- the drive trays support 2.5 or 3.5" HDD. Each tray has four rubber grommets to help combat drive vibration. The trays are made of metal, unlike some other case offerings from other manufacturers that are plastic who's insert/remove lock tabs tend to break if you give it too much force (due to a tight fit/heavy hard drive)
- The sides and even the top bezels are removable. Helps with installing devices
- USB 3.0, 2.0, audio, eSATA (would rather have had a SD card reader), and dual fan controls for up to three fans per dial (6 total) are on the top/front bezel. The cables for each one of these are pretty long that you can run in through the back and then in through a grommet to keep the inside looking clean. The panel lights, reset sw, power sw cables are not all the same length. some are a little shorter than others, which forced me to take a direct path to the grommet defeating an opportunity for a clean cable run, but, meh, I'll survive.
- The top bezel is like a vent that you can open or close off if you prefer with the flip of a toggle switch, also on the top of the bezel.
- Fits a standard ATX, Enchanced ATX and still has plenty of room.
- Grommet openings in the case motherboard tray, 9 in total, allows for amazing cable management and keeping the inside free and clear for air current to move across the components
- The PSU install port has a little cushioned felt around the opening to help with noise from PSU/PSU fan vibrations
- The 4 included fan cables have cable lengths that actually allow you to plug them in directly without the need for an extension cable like some other manufacturers and the fan cables are all 3pin fan headers (no molex connectors, which I appreciate) - 4 pin, pwm would have been an even nicer touch, but meh, I'll live.
- the tool-less external six drive bays feels flimsy, but it secures the devices in nicely. Despite it being tool-less, it does have holes that will allow you to further secure your devices with screws in a more permanent fashion, if you should choose to.
- The back or underside of the motherboard tray, has some spots where you can tie strap cables (you know, those metal bridge like arches)
- Liquid cooling is definitely an option with the space and configuration.
- lint filters on intake fans to keep larger particles from entering
- the feet on the bottom feel higher than other cases of this offering, giving plenty of room for PSU and bottom of the case fans to breath in air instead of sucking up carpet. Taller or shag carpets might still present a challenge, but standard carpets should be fine
Cons: - the 6 external drive ports have fins (2 on each side, front and back of the pay) to support the device installed. That's nice and all, but some drive cages don't allow for that fin. The fin is small enough that you can't bend it easily (or at all). I ended up having to use a Rotozip grinding pad to take the fins down so I could install my drive cage. My drive cage takes up 3 bays, so I had to grind down 8 fins. If you are installing single devices in the bay (optical drives, single removable drive bays, anything single bay, should work fine.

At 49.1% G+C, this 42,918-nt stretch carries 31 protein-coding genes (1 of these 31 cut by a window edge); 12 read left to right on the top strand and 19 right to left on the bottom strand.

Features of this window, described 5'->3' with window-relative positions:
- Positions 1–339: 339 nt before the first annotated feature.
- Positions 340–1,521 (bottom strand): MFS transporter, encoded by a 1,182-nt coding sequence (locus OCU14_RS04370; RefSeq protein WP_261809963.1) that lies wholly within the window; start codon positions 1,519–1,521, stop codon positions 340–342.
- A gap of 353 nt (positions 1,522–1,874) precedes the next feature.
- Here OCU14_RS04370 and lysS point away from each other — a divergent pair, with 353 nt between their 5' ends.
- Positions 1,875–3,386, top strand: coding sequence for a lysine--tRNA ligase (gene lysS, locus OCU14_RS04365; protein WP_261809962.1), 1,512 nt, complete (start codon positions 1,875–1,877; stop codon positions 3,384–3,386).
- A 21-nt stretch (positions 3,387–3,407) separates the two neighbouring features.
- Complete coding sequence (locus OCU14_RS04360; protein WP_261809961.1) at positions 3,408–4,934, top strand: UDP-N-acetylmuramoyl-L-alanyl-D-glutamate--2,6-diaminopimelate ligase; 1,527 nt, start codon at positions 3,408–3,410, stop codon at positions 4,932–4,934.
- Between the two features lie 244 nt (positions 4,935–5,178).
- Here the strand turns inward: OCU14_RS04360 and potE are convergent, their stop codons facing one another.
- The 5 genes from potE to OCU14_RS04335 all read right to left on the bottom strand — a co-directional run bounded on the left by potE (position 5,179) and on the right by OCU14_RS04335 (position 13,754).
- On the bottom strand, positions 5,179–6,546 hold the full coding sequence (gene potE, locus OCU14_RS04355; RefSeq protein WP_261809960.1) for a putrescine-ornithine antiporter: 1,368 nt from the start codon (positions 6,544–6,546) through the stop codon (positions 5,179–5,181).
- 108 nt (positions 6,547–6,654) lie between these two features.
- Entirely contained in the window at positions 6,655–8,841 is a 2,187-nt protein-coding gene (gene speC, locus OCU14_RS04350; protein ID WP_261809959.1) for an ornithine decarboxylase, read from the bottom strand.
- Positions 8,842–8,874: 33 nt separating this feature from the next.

- the 6 external drive bays are VERY tight. If your device is spec'd a bit on the larger side of the standard size for an external bay (or bays) you will need some elbow grease to get it in. The fins also get in the way in this regard.
- one of the hard drive tray screws was bald - not stripped, just plain bald. Need to find out how to get a single screw replaced
- instructions are lite. If you are buying this case, and have a lot of devices, and cables to manage, it might be difficult for a beginner, but it is a great case to learn on!
Overall Review: The case is huge and perfect for what I needed. I have a home server with external drive enclosures, forcing me to get external SAS cards and multiple cases to expand storage for my current case (which was a very nice full-tower case). I saw several cases with internal and external options, but either price made me say no or manufacturer/reviews made me avoid it like the plague. I also considered some 4U rack options, but they were overly expensive in comparison. Some of the cases I review, actually, almost all of the ones I would want, were 3x the cost of this one and more. I am guilty of buying into marketing schemes and tend to want to buy from big name brands. Not saying Rosewill is not a big name, but it's not my go to, generally speaking. In this case, pun intended, I am glad I purchased it and would purchase it again too. Despite some of the Cons, I'm still giving it 5 eggs. I am able to fit 17 drives into the case. With the included four fans and 1x 140mm fan I added to the bottom (by design) I think thermals will be well controlled. I am using 2x Icydock drive cages to expand the external drive bays to hold an additional 10x 3.5" HDDs. I'm not advocating, selling, or suggesting you buy Icydock or any other brand, but in the hopes of helping you with your project, I'm telling you what I am using so that you can do the same if you'd like. Be careful. Adding all of these devices to one single case can get very heavy. If you're small or not physically inclined, try to build this where it will be installed or allow for two people to help move it. It can exceed 50lbs easily when it's stuffed full. Size is not an issue for me.